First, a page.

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Watchdog group for immigrant moms launched in Brooklyn

Life of Hope’s Gadyen Dwa Manman emphasizes support for Haitian mothers

Dr. Christina Pardo
Dr. Christina Pardo speaks during the launch of the Birth Defenders Program — Gadyen Dawn Manman — to reduce maternal health disparities, held at Life of Hope’s offices in Brooklyn, NY, on April 13, 2023. Photo by Macollvie J. Neel


Maternity program tailored to Haitian women now available

Life of Hope’s Gadyen Dwa Manman aims to reduce maternal mortality by supporting Haitian mothers’ birthing experiences

BROOKLYN—Women born in Haiti who are pregnant or thinking about becoming mothers now have a maternal health support program in the New York area tailored to meet their language and immigration needs. 

Launched in April, the Birth Justice Defenders Haitian Hub based in Life of Hope in Brooklyn, N.Y., aims to help mothers and aspiring moms achieve a better overall experience with healthcare along their motherhood journeys. Called Gadyen Dwa Manman in Kreyol, providers say they advocate and support environments for pregnant women to have safe, dignified birthing experiences. 


“This is a gold mine for mothers. It’s a gold mine for our community,” said Ivie Bien-Aime, a New York City-based community activist. “If you don’t speak English and you’re a Black person, who can’t defend herself in doctors’ offices – imagine what that looks like.

“Now that this is open, let’s welcome it to our community,” Bien-Aime added.

The new hub is funded by the Maternity Hospital Quality Improvement Network (MHQIN) within the New York City Department of Health and Mental Hygiene (DOHMH). It supports Life of Hope’s Haitian Women’s Birth Equity initiative, launched in 2021 under the non-profit’s broader health and wellness program, Sante Se Lavi.

Dr. Christina Pardo, head of the Sante Se Lavi umbrella program, said during an interview last February that although there were a lot of resources and funding and programming being developed, there was “a huge gap in both engagement and access for those who speak Kreyòl or French.” So when officials with the city’s health department suggested that Life of Hope add the Birth Justice Defenders, Pardo spearheaded the effort as she had already seen the need growing with their existing initiatives.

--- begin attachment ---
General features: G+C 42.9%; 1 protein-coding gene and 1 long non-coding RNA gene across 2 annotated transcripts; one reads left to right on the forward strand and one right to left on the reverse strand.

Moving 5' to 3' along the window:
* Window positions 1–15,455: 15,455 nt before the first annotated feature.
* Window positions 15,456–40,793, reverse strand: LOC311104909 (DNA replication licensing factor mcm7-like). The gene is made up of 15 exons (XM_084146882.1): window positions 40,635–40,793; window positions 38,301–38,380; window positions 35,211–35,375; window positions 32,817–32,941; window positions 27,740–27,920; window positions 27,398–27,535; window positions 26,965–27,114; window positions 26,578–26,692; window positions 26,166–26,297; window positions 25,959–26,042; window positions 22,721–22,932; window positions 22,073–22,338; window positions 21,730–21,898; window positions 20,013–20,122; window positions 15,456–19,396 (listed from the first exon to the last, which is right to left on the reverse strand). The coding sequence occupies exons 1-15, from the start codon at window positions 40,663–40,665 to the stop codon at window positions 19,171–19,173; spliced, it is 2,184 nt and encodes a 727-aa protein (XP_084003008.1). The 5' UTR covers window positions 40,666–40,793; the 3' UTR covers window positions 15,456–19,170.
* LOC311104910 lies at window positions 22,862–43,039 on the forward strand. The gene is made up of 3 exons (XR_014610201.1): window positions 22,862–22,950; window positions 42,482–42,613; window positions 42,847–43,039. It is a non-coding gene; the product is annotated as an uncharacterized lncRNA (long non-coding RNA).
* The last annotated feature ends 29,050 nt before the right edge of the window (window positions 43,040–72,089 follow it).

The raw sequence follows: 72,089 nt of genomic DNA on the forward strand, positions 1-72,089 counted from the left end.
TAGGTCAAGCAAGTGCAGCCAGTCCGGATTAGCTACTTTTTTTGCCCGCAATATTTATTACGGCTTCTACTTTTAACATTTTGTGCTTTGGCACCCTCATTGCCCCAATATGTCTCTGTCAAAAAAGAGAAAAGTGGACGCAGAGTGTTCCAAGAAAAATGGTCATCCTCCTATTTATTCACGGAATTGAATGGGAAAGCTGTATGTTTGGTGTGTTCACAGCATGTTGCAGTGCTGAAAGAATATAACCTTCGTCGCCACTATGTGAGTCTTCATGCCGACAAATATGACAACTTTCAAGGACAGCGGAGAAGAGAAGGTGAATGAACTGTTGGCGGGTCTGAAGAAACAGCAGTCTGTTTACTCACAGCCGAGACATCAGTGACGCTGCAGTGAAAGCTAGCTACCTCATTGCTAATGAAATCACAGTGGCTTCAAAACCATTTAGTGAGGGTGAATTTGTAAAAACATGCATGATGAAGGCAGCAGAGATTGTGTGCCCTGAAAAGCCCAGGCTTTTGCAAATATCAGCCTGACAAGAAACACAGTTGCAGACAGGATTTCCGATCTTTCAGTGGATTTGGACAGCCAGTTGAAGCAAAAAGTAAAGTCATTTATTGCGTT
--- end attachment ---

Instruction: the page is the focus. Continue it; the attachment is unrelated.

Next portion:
“Our services are open to everybody, but we have an emphasis on those who speak Haitian Creole and French,” said Pardo, an ob-gyn and assistant professor at SUNY Downstate Health Sciences University’s Division of Health Equity. 

Already, she said, the Birth Equity program serves thousands of families, many of them from outside Brooklyn. 

“Once you provide a good service, word spreads,” she said.


Specific statistics about the program’s funding and client base are available in the Haitian Women’s Birth Equity Report, Pardo said.

For some, the program is a long-awaited response to data and experiences showing that Haitian-born women have higher risks and more severe pregnancy complications than other groups. April’s launch drew nearly 50 attendees, among them children and toddlers who accompanied their parents, as well as praise from the program’s partners, supporters and staff.

Lovely Paulemon, senior manager of Constituency Service at the Mayor’s Office of Immigrant Affairs,  reminded attendees that every woman deserves access to justice in her own language and encouraged women to use the services offered by the new program.

“We’re so proud of this initiative. We’re so excited to see this come to our community, and I ask everyone to take advantage of it, to share it,” Paulemon said 

“Moms, don’t be scared, you have rights,” Paulemon said. “Just because you may be new here or you don’t have documents, you still have rights. Our job is to protect you and to serve you.”



For more information about the program or to volunteer, email

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